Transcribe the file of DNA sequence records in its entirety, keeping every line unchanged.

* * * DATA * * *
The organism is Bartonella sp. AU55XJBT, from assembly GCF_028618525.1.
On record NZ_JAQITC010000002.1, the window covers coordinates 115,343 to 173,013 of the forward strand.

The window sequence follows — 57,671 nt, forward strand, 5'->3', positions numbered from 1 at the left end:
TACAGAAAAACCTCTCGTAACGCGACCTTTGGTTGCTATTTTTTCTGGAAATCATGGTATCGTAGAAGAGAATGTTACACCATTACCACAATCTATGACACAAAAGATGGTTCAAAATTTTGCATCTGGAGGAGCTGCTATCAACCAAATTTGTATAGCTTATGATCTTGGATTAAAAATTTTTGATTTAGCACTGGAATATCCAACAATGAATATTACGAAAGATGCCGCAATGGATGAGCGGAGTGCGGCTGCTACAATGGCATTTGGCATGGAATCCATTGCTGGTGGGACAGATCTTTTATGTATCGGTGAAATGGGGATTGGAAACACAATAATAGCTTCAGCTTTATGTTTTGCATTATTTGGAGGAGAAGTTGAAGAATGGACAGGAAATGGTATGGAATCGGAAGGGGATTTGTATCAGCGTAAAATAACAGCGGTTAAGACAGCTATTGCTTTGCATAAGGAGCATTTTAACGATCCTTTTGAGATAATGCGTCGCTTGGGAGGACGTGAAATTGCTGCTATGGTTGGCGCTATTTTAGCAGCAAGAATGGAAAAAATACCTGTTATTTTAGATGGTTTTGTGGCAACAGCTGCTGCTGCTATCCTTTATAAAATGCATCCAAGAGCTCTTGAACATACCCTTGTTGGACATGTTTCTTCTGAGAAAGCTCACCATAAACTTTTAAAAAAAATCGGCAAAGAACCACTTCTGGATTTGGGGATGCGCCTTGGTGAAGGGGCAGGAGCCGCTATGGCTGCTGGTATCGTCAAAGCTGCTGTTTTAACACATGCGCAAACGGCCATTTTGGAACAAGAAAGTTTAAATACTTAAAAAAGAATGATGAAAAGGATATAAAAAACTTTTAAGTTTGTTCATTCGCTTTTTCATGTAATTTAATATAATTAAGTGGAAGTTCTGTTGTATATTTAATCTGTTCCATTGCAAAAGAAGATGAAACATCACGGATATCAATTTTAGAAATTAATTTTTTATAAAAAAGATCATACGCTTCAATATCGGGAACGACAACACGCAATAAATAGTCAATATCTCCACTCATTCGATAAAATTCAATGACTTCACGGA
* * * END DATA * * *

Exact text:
The organism is Bartonella sp. AU55XJBT, from assembly GCF_028618525.1.
On record NZ_JAQITC010000002.1, the window covers coordinates 115,343 to 173,013 of the forward strand.

The window sequence follows — 57,671 nt, forward strand, 5'->3', positions numbered from 1 at the left end:
TACAGAAAAACCTCTCGTAACGCGACCTTTGGTTGCTATTTTTTCTGGAAATCATGGTATCGTAGAAGAGAATGTTACACCATTACCACAATCTATGACACAAAAGATGGTTCAAAATTTTGCATCTGGAGGAGCTGCTATCAACCAAATTTGTATAGCTTATGATCTTGGATTAAAAATTTTTGATTTAGCACTGGAATATCCAACAATGAATATTACGAAAGATGCCGCAATGGATGAGCGGAGTGCGGCTGCTACAATGGCATTTGGCATGGAATCCATTGCTGGTGGGACAGATCTTTTATGTATCGGTGAAATGGGGATTGGAAACACAATAATAGCTTCAGCTTTATGTTTTGCATTATTTGGAGGAGAAGTTGAAGAATGGACAGGAAATGGTATGGAATCGGAAGGGGATTTGTATCAGCGTAAAATAACAGCGGTTAAGACAGCTATTGCTTTGCATAAGGAGCATTTTAACGATCCTTTTGAGATAATGCGTCGCTTGGGAGGACGTGAAATTGCTGCTATGGTTGGCGCTATTTTAGCAGCAAGAATGGAAAAAATACCTGTTATTTTAGATGGTTTTGTGGCAACAGCTGCTGCTGCTATCCTTTATAAAATGCATCCAAGAGCTCTTGAACATACCCTTGTTGGACATGTTTCTTCTGAGAAAGCTCACCATAAACTTTTAAAAAAAATCGGCAAAGAACCACTTCTGGATTTGGGGATGCGCCTTGGTGAAGGGGCAGGAGCCGCTATGGCTGCTGGTATCGTCAAAGCTGCTGTTTTAACACATGCGCAAACGGCCATTTTGGAACAAGAAAGTTTAAATACTTAAAAAAGAATGATGAAAAGGATATAAAAAACTTTTAAGTTTGTTCATTCGCTTTTTCATGTAATTTAATATAATTAAGTGGAAGTTCTGTTGTATATTTAATCTGTTCCATTGCAAAAGAAGATGAAACATCACGGATATCAATTTTAGAAATTAATTTTTTATAAAAAAGATCATACGCTTCAATATCGGGAACGACAACACGCAATAAATAGTCAATATCTCCACTCATTCGATAAAATTCAATGACTTCACGGA